Defining the limits of the North Korean human rights act: A security and legal perspective

Jaeho Hwang, Jasper Kim

Research output: Contribution to journalArticlepeer-review

4 Scopus citations


The introduction of the North Korean Human Rights Act of 2004 (HR 4011 or the Act) was hailed by many in the U.S. Congress as a significant and much-needed legislative effort that would substantially improve the human rights conditions of North Korea, considered to be one of the most unpredictable and undemocratic regimes in the world today. The passage of HR 4011 effectively marked a new and notable phase within U.S. foreign policy, in which the issue of human rights was directly linked to the issue of North Korean nuclear non-proliferation in a Helsinki-style framework. Relating to the Act, this paper argues from cross-cultural, security, and legal perspectives that HR 4011 may encounter specific limitations, which may hinder the Act from reaching its stated objectives of furthering "respect for and protection of fundamental human rights in North Korea" and "to promote a more durable humanitarian solution to the plight of North Korean refugees." Although improving human rights is a fundamentally important issue, linking human rights with DPRK nuclear non-proliferation through HR 4011's explicit Helsinki-style approach may exacerbate rather than eradicate North Korean human rights violations as well as the DPRK's ongoing nuclear standoff with the international community.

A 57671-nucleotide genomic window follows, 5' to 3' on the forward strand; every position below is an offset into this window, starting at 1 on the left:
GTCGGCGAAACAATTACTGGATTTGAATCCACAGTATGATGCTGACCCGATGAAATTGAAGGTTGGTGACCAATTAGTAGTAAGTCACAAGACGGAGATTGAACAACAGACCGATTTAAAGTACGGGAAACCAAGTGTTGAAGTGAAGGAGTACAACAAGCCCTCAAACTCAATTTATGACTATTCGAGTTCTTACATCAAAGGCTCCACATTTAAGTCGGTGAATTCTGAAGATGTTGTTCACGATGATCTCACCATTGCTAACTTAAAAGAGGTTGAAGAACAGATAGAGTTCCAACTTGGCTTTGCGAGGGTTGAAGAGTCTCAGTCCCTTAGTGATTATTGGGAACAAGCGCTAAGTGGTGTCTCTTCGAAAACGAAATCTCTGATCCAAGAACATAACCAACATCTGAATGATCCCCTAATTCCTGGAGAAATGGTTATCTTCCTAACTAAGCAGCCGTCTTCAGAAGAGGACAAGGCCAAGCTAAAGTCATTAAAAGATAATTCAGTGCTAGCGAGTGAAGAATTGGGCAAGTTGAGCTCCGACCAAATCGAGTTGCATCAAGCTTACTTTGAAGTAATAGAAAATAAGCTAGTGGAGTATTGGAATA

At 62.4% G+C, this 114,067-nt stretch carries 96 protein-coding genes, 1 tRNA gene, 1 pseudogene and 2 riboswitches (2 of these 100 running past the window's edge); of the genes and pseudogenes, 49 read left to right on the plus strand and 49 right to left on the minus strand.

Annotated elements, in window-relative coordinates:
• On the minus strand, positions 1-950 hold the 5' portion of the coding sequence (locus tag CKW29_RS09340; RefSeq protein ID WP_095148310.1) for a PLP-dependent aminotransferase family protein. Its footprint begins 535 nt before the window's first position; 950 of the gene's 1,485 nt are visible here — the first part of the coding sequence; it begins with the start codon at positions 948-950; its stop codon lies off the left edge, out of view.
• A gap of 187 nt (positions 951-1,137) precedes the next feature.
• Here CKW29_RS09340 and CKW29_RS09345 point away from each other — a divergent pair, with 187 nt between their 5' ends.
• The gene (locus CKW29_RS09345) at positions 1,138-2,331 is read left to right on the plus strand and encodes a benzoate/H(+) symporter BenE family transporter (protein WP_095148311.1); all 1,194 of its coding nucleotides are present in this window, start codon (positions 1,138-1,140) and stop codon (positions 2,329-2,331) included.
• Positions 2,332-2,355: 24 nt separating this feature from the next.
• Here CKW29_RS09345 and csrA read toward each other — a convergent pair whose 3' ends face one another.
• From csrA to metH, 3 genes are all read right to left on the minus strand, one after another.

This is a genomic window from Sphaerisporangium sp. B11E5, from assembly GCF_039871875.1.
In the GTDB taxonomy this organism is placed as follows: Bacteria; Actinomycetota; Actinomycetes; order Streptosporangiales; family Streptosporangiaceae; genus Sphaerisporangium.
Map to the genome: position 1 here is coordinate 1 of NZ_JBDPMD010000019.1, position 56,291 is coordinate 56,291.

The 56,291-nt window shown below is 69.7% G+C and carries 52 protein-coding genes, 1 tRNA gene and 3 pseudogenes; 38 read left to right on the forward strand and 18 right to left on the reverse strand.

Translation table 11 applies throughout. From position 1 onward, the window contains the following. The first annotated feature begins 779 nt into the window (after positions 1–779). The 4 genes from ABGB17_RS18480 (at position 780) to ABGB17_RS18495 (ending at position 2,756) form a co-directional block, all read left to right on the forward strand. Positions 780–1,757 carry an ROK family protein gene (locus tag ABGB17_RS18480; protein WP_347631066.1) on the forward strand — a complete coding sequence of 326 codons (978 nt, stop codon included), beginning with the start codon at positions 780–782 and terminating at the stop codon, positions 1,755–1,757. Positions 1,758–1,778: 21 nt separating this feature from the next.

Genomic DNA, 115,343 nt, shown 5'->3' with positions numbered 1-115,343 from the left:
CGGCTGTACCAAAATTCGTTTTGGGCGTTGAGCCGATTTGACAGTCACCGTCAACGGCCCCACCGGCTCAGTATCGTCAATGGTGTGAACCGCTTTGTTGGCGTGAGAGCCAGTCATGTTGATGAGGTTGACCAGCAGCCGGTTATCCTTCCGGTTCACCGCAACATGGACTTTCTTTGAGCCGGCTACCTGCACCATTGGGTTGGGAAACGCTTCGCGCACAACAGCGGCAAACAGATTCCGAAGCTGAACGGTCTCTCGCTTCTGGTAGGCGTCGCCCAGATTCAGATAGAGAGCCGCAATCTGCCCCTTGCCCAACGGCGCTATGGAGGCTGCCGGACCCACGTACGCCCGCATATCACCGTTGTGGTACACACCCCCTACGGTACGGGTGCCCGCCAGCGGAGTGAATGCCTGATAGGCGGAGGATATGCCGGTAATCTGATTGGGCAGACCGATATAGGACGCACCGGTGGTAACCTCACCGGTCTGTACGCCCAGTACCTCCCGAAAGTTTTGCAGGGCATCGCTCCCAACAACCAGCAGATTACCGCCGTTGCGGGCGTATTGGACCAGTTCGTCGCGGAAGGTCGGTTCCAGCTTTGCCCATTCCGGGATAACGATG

Original languageEnglish
Pages (from-to)45-60
Number of pages16
JournalEast Asia
Issue number4
StatePublished - 2006

Bibliographical note

Funding Information:
The second U.S. legislative act targeting the Iranian regime is seen with the Iran Freedom Support Act (IFSA) of 6 January 2005. Much like HR 3107 and HR 4011, the IFSA also has the additional aims of promoting democracy in Iran through "financial and political assistance (including the award of grants) to foreign and domestic individuals, organizations, and entities that support democracy and the promotion ofdemocracy in Iran and that are opposed to the non-democratic Government of Iran." Much like in HR 4011, such assistance may include the award of grants to eligible independent pro-democracy radio and television broadcasting organizations that broadcast into Iran. Thus evidence exists that the U.S. may be applying a "one-size-fits-all" legislative approach to all regimes viewed as unfriendly to its interests, irrespective ofregion specific considerations (which will be discussed in greater detail in the next section).


  • HR 4011
  • Human rights
  • North Korea
  • Northeast Asia
  • United States


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